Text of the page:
High school football: NFHS officially defines targeting, providing more clarity for Oklahoma rule

The National Federation of State High School Associations officially defined targeting for its members Thursday, clarifying a rule already in place in Oklahoma but giving officials more power to protect players.
by Jacob Unruh Modified: February 13, 2014 at 7:40 pm •  Published: February 13, 2014
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photo - Oklahoma officials will have more to work with this season now that the National Federation of State High School Associations has defined targeting. PHOTO PROVIDED BY MIKE HOWARD
Oklahoma officials will have more to work with this season now that the National Federation of State High School Associations has defined targeting. PHOTO PROVIDED BY MIKE HOWARD

Murray, though, views the change as a good thing. He said his officiating crew only called the penalty once all of last season, but this gives them a solid rule to back them up in the future.

“It just gives us a better definition to work with as far as they spelled out what targeting is,” Murray said. “I don't think it's going to be any different than what it's called in the past. Any time you hit somebody above their head, it always has that potential for a penalty.”

Norman North coach Wade Standley views the definition as a natural progression to protect players.

“We want to be able to play the game the way it's supposed to be played as far within the rules,” he said. “More than anything, you want to be able to protect the defenseless player, you want to be able to teach the kid to tackle properly so the tackler's not getting hurt as well. I think it's just part of just making sure that we ensure the athlete's safety and that we continue to do that.”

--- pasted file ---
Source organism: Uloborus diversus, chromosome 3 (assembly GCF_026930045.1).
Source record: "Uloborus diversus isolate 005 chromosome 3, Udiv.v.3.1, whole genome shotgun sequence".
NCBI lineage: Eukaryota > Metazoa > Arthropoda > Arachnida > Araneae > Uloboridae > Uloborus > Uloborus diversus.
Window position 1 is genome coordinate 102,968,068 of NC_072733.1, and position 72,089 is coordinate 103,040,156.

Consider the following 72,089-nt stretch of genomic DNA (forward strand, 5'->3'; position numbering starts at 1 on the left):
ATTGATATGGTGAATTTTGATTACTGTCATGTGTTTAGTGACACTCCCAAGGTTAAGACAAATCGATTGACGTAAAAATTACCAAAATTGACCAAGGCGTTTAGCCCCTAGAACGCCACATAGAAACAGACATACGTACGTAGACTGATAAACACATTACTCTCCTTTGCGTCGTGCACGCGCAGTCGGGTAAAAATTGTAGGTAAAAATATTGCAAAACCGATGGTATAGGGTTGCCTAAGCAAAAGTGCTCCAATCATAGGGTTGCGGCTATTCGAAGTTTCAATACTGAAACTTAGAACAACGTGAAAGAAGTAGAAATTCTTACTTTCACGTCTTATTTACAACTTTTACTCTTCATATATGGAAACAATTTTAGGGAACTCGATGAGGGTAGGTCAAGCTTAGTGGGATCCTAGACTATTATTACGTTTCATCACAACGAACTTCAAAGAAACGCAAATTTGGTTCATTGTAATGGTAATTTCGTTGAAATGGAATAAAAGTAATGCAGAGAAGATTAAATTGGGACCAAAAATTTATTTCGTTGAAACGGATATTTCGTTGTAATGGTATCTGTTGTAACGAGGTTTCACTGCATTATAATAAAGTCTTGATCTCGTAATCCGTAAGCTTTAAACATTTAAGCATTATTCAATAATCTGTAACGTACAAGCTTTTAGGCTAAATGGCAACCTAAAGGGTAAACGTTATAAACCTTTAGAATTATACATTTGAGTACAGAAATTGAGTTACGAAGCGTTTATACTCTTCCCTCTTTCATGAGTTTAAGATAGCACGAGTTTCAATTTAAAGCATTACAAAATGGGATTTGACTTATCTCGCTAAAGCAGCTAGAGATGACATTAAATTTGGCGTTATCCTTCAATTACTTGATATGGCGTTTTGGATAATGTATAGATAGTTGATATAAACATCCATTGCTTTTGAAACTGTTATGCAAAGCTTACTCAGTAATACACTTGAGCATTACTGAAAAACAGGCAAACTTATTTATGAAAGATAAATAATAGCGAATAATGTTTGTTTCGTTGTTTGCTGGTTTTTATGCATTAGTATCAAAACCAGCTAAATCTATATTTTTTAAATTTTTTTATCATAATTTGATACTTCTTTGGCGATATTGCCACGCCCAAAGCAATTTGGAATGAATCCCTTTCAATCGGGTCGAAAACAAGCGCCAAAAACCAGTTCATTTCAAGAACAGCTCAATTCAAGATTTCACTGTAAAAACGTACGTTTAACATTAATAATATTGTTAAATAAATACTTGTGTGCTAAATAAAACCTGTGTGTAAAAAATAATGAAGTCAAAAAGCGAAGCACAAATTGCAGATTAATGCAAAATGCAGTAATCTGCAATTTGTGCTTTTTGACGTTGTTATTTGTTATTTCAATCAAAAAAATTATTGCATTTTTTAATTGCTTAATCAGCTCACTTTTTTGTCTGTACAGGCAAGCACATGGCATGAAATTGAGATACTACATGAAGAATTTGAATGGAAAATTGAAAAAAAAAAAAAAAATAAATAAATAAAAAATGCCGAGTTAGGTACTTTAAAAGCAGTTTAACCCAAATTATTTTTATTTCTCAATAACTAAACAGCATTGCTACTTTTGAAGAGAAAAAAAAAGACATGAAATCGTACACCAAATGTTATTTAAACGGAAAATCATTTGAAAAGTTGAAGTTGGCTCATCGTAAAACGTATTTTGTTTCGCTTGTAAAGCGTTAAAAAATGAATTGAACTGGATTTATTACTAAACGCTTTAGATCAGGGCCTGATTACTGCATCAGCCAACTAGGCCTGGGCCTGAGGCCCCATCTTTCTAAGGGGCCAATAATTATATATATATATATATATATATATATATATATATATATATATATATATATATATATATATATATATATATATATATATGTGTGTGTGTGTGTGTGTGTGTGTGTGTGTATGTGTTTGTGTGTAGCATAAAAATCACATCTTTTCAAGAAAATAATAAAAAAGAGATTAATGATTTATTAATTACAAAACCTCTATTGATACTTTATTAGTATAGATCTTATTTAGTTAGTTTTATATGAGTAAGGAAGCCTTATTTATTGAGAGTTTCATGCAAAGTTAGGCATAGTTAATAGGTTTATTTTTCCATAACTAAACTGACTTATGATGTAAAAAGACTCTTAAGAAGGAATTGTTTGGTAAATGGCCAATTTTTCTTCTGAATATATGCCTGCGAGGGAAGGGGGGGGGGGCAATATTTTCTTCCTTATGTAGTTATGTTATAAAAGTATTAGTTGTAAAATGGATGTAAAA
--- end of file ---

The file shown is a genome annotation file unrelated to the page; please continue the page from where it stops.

That's also why the NFHS approved two new requirements for the kicking team. Now, at least four members of the kicking team must be on each side of the kicker. Also, other than the kicker, no members of the kicking team may be more than five yards behind the kicking team's free line.

And that's why the organization and the OSSAA will continue to closely monitor ways to minimize the risk of players.

“The targeting thing is a big deal,” Whaley said. “I think it needs to be worked through the entire system. What I mean is the rule makers have made their statement, the officials that officiate the game need to their part, the coaches that coach the game need to do their part, the state associations that coordinate officials, coaches and the game need to do their part.

“I think there isn't anybody today that isn't somewhat concerned about the future of the game as far as risk minimization.”

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by Jacob Unruh
Reporter
Jacob Unruh is a graduate of Northeastern State University. He was born in Cherokee and raised near Vera where he attended Caney Valley High School.During his tenure at NSU, Unruh wrote for The Northeastern (NSU's student newspaper), the...
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